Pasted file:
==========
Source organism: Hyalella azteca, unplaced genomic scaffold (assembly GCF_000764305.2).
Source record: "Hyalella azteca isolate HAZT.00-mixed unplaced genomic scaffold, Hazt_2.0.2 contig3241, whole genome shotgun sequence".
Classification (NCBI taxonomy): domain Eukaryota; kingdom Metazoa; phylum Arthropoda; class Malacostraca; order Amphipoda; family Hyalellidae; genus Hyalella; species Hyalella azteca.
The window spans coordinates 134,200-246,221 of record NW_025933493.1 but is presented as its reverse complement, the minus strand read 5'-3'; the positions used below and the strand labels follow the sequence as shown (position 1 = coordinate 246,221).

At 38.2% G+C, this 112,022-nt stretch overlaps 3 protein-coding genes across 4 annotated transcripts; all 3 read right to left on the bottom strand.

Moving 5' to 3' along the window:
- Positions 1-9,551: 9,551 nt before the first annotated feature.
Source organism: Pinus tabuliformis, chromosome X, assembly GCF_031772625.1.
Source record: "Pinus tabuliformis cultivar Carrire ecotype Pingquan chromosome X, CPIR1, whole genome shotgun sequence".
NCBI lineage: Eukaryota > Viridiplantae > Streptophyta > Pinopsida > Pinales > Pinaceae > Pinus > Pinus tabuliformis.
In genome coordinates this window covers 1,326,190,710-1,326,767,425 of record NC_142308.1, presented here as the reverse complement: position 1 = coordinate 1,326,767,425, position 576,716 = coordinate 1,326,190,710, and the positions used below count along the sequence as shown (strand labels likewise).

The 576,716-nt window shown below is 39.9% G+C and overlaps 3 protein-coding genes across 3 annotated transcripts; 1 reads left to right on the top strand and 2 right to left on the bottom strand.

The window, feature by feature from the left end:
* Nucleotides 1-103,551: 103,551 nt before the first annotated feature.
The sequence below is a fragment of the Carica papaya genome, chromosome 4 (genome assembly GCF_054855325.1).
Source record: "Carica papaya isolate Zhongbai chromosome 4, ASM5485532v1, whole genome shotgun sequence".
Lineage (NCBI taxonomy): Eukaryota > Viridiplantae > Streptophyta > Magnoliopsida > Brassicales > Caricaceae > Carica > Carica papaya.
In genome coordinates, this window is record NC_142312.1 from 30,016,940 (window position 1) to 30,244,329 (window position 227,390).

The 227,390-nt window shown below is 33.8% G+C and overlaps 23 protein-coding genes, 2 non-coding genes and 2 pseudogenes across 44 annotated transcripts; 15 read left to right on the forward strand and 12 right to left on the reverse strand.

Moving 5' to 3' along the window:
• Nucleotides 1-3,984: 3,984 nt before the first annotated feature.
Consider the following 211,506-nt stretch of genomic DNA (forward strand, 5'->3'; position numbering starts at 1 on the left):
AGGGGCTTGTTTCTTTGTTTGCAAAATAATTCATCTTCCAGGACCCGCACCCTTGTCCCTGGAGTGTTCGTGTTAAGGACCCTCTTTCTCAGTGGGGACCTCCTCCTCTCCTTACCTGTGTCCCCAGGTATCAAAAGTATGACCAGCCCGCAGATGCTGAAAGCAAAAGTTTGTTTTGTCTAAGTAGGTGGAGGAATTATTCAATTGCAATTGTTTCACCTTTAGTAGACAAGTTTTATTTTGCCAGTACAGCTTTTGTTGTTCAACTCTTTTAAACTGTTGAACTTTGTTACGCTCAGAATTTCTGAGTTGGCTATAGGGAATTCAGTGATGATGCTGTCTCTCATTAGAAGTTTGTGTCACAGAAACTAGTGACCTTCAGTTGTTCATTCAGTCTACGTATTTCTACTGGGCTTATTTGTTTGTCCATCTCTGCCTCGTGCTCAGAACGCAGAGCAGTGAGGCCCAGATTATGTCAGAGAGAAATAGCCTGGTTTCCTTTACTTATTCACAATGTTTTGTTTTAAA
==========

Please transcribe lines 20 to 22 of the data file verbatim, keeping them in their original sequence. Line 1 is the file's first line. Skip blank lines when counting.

Moving 5' to 3' along the window:
• Nucleotides 1-3,984: 3,984 nt before the first annotated feature.
Consider the following 211,506-nt stretch of genomic DNA (forward strand, 5'->3'; position numbering starts at 1 on the left):